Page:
posted on: Thursday September 8, 2011
Ryan Waxon ’12/A&E Staff
On the day before my last final of the spring 2011 semester, I received some news that shook me to the bone. The lovably awesome quartet, known as Weezer, would be returning to Jones Beach accompanied by one of the most trippy concert bands of all time, The Flaming Lips. This event can only be described as midsummer bliss fueled by some good, old-fashioned inebriation. Instead of focusing on the 1985 Iran Contra Scandal and memorizing all of its intricate details, I rushed to Ticketmaster and got some great preferential seating for the July 29th affair. Now all I had to do was patiently wait for the epic day to arrive.
When the day finally came, I spent it making the appropriate preparations for a concert at the outdoor amphitheater famously located on the isle of Jones Beach. These preparations revolved around buying the perfect amount of beer. As I furiously drove around Long Island gathering supplies and blasting Weezer over my car’s stereo, I received some unfortunate news from my favorite liquor store’s curmudgeon of a clerk—tonight’s forecast of heavy rain. I refused to believe it; to be honest, I have always regarded weathermen as frauds in cheap suits that are correct as often as a tri-nippled, flea market fortuneteller. I carried on, choosing not to reveal this unfortunate news to my friends, and we headed off to the concert.
Arriving three hours early for the concert, we decided to tailgate. Consuming cocktails and grilling burgers, it seemed like the perfect night for a concert. That is, of course, until the darkest clouds I have ever seen in my life slowly began to creep onto the horizon. I felt like the black smoke monster from LOST was hovering over the ocean, carefully planning its next move to ruin this most coveted event of my summer. Still, with some intoxicated wishful thinking, I maintained that it would not rain. These weathermen would continue to be uninformed nimrods.
I was wrong—very, very, very wrong. The sky opened up and a waterfall came down. Thunder and lightning crashed all around us, and I began to fear the concert would be a bust. We sprinted to the entrance of the theater and held out our dilapidated, computer-paper tickets so that they could be scanned by some upset-looking security guards.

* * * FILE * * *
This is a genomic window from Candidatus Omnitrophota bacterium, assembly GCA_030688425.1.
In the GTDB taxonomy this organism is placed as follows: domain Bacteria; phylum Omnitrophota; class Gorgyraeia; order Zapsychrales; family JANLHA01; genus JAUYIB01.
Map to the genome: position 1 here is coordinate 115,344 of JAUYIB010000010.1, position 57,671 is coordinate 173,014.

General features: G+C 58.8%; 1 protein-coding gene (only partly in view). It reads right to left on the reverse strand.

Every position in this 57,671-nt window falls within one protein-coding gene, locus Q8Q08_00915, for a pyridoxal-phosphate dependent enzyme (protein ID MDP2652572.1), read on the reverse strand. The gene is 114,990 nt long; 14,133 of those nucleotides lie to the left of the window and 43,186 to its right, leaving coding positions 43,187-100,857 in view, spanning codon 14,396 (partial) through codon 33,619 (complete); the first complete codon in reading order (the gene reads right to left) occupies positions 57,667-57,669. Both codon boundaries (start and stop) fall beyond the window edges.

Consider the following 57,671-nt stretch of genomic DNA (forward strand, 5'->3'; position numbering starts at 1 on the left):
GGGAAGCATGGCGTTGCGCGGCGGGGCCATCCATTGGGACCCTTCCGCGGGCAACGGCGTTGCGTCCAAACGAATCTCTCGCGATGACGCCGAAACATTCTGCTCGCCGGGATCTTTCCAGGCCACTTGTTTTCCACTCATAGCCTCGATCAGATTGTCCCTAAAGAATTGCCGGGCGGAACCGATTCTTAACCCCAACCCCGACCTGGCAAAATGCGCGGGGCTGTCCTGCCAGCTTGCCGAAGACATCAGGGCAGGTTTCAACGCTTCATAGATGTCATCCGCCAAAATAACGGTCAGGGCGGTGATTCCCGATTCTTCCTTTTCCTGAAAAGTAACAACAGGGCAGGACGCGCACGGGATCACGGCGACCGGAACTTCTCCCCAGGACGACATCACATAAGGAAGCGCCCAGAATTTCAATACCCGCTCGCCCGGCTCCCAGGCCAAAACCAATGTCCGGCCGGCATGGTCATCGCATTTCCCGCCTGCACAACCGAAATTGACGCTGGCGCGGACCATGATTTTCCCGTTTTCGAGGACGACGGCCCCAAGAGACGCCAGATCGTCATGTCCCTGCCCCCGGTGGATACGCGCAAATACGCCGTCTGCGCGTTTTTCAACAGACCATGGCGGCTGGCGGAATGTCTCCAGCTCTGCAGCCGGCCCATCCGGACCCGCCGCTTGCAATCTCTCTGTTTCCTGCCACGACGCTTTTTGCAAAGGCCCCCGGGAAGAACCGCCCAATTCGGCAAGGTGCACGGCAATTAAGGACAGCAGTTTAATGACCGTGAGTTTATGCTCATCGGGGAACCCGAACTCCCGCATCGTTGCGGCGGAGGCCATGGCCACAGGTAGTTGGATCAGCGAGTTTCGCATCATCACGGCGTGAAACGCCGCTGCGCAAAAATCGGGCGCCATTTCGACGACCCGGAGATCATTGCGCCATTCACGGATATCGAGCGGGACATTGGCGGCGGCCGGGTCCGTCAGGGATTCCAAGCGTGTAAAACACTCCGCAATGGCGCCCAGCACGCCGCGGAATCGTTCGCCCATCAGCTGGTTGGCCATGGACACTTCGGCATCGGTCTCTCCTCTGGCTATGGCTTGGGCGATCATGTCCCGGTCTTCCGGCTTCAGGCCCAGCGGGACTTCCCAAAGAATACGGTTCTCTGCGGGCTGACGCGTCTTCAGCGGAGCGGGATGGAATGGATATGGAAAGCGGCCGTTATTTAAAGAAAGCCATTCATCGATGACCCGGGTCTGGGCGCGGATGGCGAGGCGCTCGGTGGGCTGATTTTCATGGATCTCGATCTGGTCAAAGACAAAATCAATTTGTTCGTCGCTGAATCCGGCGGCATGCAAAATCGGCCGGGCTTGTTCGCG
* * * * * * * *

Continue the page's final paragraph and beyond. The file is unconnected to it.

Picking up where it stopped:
As I entered the concert venue, a disembodied voice came over the loudspeaker and announced that the concert had been delayed until further notice. The rain continued to pour down over the massive crowd as people scurried to places that could keep them dry. I took refuge in the bathroom with a few of my friends. I promptly took off my drenched shirt and dried myself under the hand dryers. The trend caught on as lines slowly developed behind every hand dryer that the lavatories had to offer. I imagined this massive attempt to dry off as the homeless equivalent of a steam bath. Upon exiting the bathroom, another announcement was delivered through the loudspeaker. They were letting people in to see the show. It wasn’t cancelled—the show would go on.
The rain hadn’t let up, and it was coming down harder than ever. I sat down in my seat and felt as if God was standing above me, pouring bucket after bucket of water on my head. Then, suddenly, the show started.
Both The Flaming Lips and Weezer arrived on stage from behind a giant wall illuminated with more colors than I knew existed. They began to play an epically hard rock riff as Rivers Cuomo and Wayne Coyne entered in gigantic plastic bubbles. The two lead singers then proceeded to walk out into the crowd, struggling to keep their balance as they sang Black Sabbath’s “Sweet Leaf.” It was such an amazing thing to see under such horrible circumstances. I was so excited and drenched from the rain that I openly peed in my pants. It kind of felt like peeing in the ocean, but with my favorite musicians playing right in front of me. It was probably the most meaningful and acceptable public pee of my life.
Weezer and The Flaming Lips shared the stage, alternating set lists with three-song pops. The Flaming Lips put on an amazing and very trippy show. From giant hands with lasers coming out of their fingertips to a microphone camera displaying every nook and cranny of Wayne’s face, it was a mesmerizing event.
Weezer, as always, put on a great rock show. Playing all their hits with a notable cover of Radiohead’s “Paranoid Android,” their concert was nothing short of classic. Rivers also did a pretty amazing sprint around the theater, singing “(If You’re Wondering If I Want You To) I Want You To,” and coming so close to me that I could touch him.
Midway through the concert, the rain stopped and the bands continued to rock as hard as ever. They ended the show with a rendition of “Undone (The Sweater Song),” which showcased both bands playing the song simultaneously. It was the best live performance of the song that I had ever heard—truly something that I would never forget. As the song closed, Rivers and Wayne headed out into the crowd again. This time they were sitting on the shoulders of large men dressed as bears. They shot confetti into the crowd and wished everyone a good night.
Flaming Hurricane Weezer was an emotional roller coaster ride. Frustration turned into happiness as the crowd embraced the rain and the bands embraced the fans that came to see them.